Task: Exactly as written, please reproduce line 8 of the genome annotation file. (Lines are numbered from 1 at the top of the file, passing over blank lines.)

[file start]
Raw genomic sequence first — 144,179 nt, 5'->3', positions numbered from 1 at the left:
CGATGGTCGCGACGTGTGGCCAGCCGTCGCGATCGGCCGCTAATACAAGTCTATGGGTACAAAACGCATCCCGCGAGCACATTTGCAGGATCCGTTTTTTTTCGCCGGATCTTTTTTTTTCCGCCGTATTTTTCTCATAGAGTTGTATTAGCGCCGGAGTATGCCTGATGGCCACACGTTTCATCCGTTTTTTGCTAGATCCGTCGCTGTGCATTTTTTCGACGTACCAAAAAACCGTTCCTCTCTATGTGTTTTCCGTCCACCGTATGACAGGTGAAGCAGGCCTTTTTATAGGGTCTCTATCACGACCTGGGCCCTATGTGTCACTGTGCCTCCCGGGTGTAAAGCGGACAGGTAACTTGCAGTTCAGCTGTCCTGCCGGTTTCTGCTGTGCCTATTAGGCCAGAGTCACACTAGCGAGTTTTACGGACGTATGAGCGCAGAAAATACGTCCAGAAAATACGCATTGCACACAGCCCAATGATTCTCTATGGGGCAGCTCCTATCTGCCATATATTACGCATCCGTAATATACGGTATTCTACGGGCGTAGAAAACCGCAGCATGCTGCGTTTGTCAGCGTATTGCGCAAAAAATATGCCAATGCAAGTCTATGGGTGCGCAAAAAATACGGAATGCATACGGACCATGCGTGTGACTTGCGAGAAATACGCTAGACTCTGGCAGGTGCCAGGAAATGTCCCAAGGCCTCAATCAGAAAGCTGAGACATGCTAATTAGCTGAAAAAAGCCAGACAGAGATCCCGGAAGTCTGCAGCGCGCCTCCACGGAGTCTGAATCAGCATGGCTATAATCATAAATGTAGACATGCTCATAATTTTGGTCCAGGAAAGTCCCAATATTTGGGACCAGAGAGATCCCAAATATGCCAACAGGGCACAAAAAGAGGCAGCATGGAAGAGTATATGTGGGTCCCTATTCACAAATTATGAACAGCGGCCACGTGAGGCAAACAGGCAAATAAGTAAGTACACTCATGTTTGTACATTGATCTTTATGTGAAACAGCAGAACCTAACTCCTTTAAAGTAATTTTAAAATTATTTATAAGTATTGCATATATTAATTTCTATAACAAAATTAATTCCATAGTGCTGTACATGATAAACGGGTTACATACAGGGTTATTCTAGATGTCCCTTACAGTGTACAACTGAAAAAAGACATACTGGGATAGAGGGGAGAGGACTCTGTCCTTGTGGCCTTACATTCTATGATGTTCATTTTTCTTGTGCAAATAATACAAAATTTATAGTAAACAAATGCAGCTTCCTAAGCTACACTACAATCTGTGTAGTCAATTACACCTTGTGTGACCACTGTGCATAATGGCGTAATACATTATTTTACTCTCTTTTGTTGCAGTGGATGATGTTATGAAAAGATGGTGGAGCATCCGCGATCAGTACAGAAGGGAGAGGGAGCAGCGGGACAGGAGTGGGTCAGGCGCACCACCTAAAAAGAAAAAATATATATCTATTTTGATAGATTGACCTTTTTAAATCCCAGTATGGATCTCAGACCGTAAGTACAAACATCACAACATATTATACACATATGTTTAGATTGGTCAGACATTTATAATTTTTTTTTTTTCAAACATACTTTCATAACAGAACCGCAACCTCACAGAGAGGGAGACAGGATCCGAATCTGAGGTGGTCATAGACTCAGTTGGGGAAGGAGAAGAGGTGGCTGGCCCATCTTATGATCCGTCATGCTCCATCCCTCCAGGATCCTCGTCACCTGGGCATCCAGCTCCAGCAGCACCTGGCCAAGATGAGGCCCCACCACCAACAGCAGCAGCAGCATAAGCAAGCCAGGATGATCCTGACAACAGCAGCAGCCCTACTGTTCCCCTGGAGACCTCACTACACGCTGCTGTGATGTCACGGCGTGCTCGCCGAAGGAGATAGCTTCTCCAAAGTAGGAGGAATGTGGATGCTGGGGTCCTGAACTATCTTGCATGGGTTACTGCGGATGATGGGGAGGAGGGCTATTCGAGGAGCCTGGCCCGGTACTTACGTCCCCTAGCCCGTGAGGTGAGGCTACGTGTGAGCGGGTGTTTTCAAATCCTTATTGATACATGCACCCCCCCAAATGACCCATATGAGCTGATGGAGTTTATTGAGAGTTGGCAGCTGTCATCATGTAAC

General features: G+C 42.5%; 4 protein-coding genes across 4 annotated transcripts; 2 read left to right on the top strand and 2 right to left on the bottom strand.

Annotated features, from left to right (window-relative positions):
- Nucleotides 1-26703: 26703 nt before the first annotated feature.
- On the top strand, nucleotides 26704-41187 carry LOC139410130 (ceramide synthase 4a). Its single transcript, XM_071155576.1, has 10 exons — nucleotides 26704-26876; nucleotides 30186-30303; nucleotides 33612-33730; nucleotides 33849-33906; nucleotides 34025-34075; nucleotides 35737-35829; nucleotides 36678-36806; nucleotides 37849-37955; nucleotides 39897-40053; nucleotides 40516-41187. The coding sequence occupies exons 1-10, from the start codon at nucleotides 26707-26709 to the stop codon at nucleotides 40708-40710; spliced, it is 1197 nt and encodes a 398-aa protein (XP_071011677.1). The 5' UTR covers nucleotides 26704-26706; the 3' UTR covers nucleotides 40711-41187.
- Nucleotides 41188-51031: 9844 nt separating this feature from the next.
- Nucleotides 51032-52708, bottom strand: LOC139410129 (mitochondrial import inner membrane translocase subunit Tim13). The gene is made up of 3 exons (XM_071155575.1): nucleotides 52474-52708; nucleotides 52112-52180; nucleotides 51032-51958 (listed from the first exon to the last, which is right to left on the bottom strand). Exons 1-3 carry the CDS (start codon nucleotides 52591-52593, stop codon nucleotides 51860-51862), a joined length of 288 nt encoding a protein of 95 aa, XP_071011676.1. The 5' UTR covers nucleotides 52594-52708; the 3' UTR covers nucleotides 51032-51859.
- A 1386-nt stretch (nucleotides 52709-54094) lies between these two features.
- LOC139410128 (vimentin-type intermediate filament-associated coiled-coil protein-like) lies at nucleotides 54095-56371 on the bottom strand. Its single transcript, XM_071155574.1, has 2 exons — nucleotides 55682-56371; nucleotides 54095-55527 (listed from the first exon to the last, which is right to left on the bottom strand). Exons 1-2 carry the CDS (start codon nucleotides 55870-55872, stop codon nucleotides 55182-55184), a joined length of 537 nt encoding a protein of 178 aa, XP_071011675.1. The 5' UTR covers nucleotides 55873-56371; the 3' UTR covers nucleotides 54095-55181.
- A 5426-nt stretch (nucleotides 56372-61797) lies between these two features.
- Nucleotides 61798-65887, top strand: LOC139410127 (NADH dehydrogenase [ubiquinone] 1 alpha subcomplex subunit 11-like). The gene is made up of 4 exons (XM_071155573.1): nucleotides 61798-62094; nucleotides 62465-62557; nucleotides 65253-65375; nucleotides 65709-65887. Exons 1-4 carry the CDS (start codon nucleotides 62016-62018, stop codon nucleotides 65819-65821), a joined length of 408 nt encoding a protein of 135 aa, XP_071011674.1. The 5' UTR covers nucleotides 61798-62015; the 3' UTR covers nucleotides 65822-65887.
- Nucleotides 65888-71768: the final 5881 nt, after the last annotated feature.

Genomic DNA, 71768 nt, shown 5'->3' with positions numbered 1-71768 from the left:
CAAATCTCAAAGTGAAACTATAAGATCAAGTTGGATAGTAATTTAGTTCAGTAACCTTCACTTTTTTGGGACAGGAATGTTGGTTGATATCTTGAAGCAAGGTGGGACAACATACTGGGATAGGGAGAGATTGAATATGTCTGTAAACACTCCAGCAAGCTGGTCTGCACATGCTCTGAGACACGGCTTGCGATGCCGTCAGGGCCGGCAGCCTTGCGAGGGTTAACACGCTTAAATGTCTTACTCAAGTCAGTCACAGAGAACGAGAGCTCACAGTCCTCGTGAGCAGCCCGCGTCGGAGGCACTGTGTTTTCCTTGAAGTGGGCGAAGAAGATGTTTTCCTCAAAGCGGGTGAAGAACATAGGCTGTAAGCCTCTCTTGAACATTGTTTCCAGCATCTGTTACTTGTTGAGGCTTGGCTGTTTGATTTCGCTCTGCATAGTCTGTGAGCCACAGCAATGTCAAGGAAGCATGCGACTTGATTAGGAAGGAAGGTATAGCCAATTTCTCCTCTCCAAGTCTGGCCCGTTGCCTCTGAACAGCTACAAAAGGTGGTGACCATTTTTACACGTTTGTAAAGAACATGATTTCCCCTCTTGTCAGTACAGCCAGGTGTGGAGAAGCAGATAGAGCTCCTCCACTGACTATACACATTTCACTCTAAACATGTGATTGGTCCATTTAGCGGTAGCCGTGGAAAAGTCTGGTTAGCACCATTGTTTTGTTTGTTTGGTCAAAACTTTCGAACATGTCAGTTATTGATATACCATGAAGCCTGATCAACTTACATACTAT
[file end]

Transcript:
- Nucleotides 51032-52708, bottom strand: LOC139410129 (mitochondrial import inner membrane translocase subunit Tim13). The gene is made up of 3 exons (XM_071155575.1): nucleotides 52474-52708; nucleotides 52112-52180; nucleotides 51032-51958 (listed from the first exon to the last, which is right to left on the bottom strand). Exons 1-3 carry the CDS (start codon nucleotides 52591-52593, stop codon nucleotides 51860-51862), a joined length of 288 nt encoding a protein of 95 aa, XP_071011676.1. The 5' UTR covers nucleotides 52594-52708; the 3' UTR covers nucleotides 51032-51859.